An inattentive employee could be the biggest threat to your company’s data.
The study’s main finding is that nearly half (48 percent) of respondents named insider threats as one of the top two obstacles security teams face. The majority of the respondents (61 percent) say insider threats are more difficult to catch than those of an external nature. And the problem of insider threats is growing, according to more than half (51 percent) of the security professionals.
“As the threat landscape evolves, insiders continue to be the easiest target for hackers simply because humans are the most vulnerable part of an organization’s security strategy,” Dtext Systems CEO Christy Wyatt said. “Businesses struggle to pinpoint effective ways to detect the exact moment an insider becomes a threat — whether through negligence, credential theft or malicious intent.”
The study found that malicious intent isn’t normally the motivation of the insider threat. Careless employees, said 61 percent of respondents, were responsible for breaches or compromises. Bring-your-own-device (BYOD) strategies have blurred the line for how employees manage company-sensitive data and were the main reason for a rise in insider threats, according to 55 percent of the survey-takers. The study found that the majority of companies are combating this problem with training; however, training didn’t result in any noticeable correlation in confidence.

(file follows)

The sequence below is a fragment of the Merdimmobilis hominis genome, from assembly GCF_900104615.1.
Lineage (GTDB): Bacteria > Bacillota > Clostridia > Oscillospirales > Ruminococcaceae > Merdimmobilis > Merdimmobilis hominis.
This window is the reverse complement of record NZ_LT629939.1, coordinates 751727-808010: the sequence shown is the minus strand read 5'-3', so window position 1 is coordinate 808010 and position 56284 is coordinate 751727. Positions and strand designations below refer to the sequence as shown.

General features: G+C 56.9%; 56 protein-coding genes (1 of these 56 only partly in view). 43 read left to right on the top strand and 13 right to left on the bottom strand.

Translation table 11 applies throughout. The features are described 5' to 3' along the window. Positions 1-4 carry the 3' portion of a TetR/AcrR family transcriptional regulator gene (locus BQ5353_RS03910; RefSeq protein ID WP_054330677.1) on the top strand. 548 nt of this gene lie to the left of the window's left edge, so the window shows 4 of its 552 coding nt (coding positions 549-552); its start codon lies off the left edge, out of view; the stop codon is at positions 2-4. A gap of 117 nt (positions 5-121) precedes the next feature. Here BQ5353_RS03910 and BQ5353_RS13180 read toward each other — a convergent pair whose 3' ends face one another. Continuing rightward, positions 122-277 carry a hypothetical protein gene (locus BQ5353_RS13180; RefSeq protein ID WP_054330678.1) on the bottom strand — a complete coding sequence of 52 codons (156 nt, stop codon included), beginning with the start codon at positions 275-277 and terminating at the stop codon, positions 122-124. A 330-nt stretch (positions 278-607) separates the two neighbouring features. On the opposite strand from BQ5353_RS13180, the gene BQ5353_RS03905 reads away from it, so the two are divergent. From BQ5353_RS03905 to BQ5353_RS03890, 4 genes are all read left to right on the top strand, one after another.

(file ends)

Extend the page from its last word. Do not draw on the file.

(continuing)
“Existing employee training protocols, malware detection tools, antivirus platforms and SIEMs alone lack context to reliably detect insider vulnerability,” Wyatt said. “Advanced user behavior intelligence provides the critical visibility and context into user activity at scale to effectively detect insider threats before critical damage occurs, while protecting user privacy.”